It’s an idea so selfish and shallow that I made it part of the story in my webcomic Chainmail Bikini, which was a tale of reluctant players being dragged through a cringe-worthy D&D campaign. And yet, despite the fact that I deliberately engineered that campaign to be horrible for the purposes of comedy, I actually think it’s less self-indulgent on the part of the game master than the story of Mass Effect 3. If the Chainmail Bikini players had ever bothered to gather up the super-weapons, at least they would have personally used them and understood how they worked.
Shepard wins the game by activating a machine he didn’t discover or build, with no understanding of how it works or what it will do. He doesn’t even know a proper history of the device. And once he turns it on, the bad guy lets him win. Shepard is then offered a choice, but the bad guy controls the parameters of the choice. This is a literal Deus Ex Machina. A god shows up and solves your problem for you. The fact that the god in question is also the source of the problem makes this a story in which Shepard is nothing more than a spectator. The best Shepard can do is plead for information, which is all hackneyed nonsense.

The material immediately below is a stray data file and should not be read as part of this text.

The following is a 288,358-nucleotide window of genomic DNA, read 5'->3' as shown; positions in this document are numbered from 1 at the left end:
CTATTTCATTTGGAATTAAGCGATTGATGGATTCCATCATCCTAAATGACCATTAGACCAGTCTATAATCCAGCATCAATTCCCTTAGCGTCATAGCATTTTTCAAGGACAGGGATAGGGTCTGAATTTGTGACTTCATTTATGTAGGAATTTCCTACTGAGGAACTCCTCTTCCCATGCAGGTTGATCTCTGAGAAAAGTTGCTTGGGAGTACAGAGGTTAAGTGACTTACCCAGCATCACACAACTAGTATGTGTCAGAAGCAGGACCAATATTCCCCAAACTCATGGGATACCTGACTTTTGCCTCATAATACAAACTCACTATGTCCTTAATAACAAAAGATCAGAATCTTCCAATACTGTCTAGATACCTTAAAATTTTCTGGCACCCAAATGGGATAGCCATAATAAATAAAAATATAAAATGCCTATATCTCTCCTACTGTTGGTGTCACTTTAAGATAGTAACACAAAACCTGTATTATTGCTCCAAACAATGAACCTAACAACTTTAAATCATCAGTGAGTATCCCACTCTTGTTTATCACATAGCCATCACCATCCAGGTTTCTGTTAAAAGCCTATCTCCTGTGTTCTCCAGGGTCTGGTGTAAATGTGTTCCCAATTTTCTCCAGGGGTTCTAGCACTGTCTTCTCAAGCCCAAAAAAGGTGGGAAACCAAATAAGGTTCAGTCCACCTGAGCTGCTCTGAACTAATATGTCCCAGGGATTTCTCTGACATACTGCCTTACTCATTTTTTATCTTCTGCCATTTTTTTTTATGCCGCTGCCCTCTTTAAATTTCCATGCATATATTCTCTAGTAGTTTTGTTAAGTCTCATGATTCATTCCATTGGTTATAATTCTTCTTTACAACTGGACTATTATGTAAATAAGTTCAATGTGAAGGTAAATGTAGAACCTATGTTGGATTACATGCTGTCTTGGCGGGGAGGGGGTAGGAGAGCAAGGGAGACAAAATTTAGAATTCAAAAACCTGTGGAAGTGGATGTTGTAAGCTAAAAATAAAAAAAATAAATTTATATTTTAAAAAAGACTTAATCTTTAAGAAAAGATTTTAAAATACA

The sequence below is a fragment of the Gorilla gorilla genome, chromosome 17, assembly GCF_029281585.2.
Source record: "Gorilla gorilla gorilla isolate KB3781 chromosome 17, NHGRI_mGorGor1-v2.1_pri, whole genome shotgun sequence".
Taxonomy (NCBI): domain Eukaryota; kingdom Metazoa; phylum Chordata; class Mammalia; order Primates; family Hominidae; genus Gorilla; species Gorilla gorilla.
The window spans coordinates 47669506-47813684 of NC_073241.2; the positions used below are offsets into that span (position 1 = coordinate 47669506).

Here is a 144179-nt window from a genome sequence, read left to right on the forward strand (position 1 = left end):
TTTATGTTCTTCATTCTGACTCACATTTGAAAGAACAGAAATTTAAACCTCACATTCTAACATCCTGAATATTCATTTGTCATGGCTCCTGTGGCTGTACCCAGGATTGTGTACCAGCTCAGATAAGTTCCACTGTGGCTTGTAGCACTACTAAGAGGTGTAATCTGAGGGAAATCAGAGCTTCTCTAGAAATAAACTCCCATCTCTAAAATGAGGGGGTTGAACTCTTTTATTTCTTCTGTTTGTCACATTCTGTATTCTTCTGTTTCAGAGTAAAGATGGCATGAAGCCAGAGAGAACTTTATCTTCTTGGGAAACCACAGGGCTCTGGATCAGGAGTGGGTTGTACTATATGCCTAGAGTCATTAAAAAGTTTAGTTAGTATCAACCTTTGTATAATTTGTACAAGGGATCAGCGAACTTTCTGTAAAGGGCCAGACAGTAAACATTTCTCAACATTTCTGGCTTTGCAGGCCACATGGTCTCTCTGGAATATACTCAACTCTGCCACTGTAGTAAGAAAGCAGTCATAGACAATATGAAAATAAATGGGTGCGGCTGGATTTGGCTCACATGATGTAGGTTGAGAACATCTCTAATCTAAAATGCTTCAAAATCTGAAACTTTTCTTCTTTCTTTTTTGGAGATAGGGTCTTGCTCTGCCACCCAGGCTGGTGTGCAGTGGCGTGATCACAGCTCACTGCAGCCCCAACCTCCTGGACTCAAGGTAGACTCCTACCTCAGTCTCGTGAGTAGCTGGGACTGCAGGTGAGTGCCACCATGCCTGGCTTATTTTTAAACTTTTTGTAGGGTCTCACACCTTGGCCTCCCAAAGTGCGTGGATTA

Shepard never had control of this situation, never understood what was going on, and was only being allowed to make any decisions at all because of the unexplained magnanimity of the villain, who he must implicitly trust for any of this to work.
Even if the writer had untangled all the continuity errors, lore failures, character misfires, and dialog shenanigans, this would still be an unsatisfying way to conclude this particular story. The player was given an unearned victory, a dumb explanation for the Reapers, an illogical choice, an unsatisfying and meaningless death for their avatar, and a confusing after-death cutsceneWhat happened? Why is Joker flying away from the battle? What was the impact of blowing up the Mass Effect network? How did the fleet around earth get home? Etc..
Having said that…
The End is Not the Problem